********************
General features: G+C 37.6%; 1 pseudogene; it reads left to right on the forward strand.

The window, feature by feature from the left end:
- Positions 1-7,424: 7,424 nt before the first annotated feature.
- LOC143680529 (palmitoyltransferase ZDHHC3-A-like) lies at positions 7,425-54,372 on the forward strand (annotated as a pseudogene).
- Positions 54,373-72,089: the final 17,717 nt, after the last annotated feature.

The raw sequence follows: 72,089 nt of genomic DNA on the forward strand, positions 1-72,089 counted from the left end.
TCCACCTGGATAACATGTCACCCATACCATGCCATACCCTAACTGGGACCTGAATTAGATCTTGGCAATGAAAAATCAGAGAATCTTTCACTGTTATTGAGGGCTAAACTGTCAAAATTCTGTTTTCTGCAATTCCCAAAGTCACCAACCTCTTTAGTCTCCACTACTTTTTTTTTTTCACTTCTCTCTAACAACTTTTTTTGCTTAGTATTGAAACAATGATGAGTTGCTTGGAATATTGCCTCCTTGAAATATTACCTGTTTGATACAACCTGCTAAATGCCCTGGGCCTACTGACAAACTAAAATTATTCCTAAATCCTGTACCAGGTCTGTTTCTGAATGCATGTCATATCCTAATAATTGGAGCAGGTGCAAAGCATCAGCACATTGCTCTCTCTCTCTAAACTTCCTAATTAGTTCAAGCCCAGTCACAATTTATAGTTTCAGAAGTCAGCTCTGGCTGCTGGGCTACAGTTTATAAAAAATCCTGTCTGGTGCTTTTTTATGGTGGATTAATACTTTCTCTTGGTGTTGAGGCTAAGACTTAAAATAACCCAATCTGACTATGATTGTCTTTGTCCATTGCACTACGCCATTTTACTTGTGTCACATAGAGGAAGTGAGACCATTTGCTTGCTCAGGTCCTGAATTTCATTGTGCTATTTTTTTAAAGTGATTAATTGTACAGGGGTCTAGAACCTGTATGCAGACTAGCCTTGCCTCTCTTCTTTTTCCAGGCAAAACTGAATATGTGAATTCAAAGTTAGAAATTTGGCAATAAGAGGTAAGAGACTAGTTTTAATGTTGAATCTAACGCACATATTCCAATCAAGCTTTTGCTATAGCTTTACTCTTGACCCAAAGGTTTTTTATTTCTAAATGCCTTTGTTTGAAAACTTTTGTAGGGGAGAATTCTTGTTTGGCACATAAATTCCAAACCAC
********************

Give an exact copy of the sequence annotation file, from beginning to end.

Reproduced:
General features: G+C 37.6%; 1 pseudogene; it reads left to right on the forward strand.

The window, feature by feature from the left end:
- Positions 1-7,424: 7,424 nt before the first annotated feature.
- LOC143680529 (palmitoyltransferase ZDHHC3-A-like) lies at positions 7,425-54,372 on the forward strand (annotated as a pseudogene).
- Positions 54,373-72,089: the final 17,717 nt, after the last annotated feature.

The raw sequence follows: 72,089 nt of genomic DNA on the forward strand, positions 1-72,089 counted from the left end.
TCCACCTGGATAACATGTCACCCATACCATGCCATACCCTAACTGGGACCTGAATTAGATCTTGGCAATGAAAAATCAGAGAATCTTTCACTGTTATTGAGGGCTAAACTGTCAAAATTCTGTTTTCTGCAATTCCCAAAGTCACCAACCTCTTTAGTCTCCACTACTTTTTTTTTTTCACTTCTCTCTAACAACTTTTTTTGCTTAGTATTGAAACAATGATGAGTTGCTTGGAATATTGCCTCCTTGAAATATTACCTGTTTGATACAACCTGCTAAATGCCCTGGGCCTACTGACAAACTAAAATTATTCCTAAATCCTGTACCAGGTCTGTTTCTGAATGCATGTCATATCCTAATAATTGGAGCAGGTGCAAAGCATCAGCACATTGCTCTCTCTCTCTAAACTTCCTAATTAGTTCAAGCCCAGTCACAATTTATAGTTTCAGAAGTCAGCTCTGGCTGCTGGGCTACAGTTTATAAAAAATCCTGTCTGGTGCTTTTTTATGGTGGATTAATACTTTCTCTTGGTGTTGAGGCTAAGACTTAAAATAACCCAATCTGACTATGATTGTCTTTGTCCATTGCACTACGCCATTTTACTTGTGTCACATAGAGGAAGTGAGACCATTTGCTTGCTCAGGTCCTGAATTTCATTGTGCTATTTTTTTAAAGTGATTAATTGTACAGGGGTCTAGAACCTGTATGCAGACTAGCCTTGCCTCTCTTCTTTTTCCAGGCAAAACTGAATATGTGAATTCAAAGTTAGAAATTTGGCAATAAGAGGTAAGAGACTAGTTTTAATGTTGAATCTAACGCACATATTCCAATCAAGCTTTTGCTATAGCTTTACTCTTGACCCAAAGGTTTTTTATTTCTAAATGCCTTTGTTTGAAAACTTTTGTAGGGGAGAATTCTTGTTTGGCACATAAATTCCAAACCAC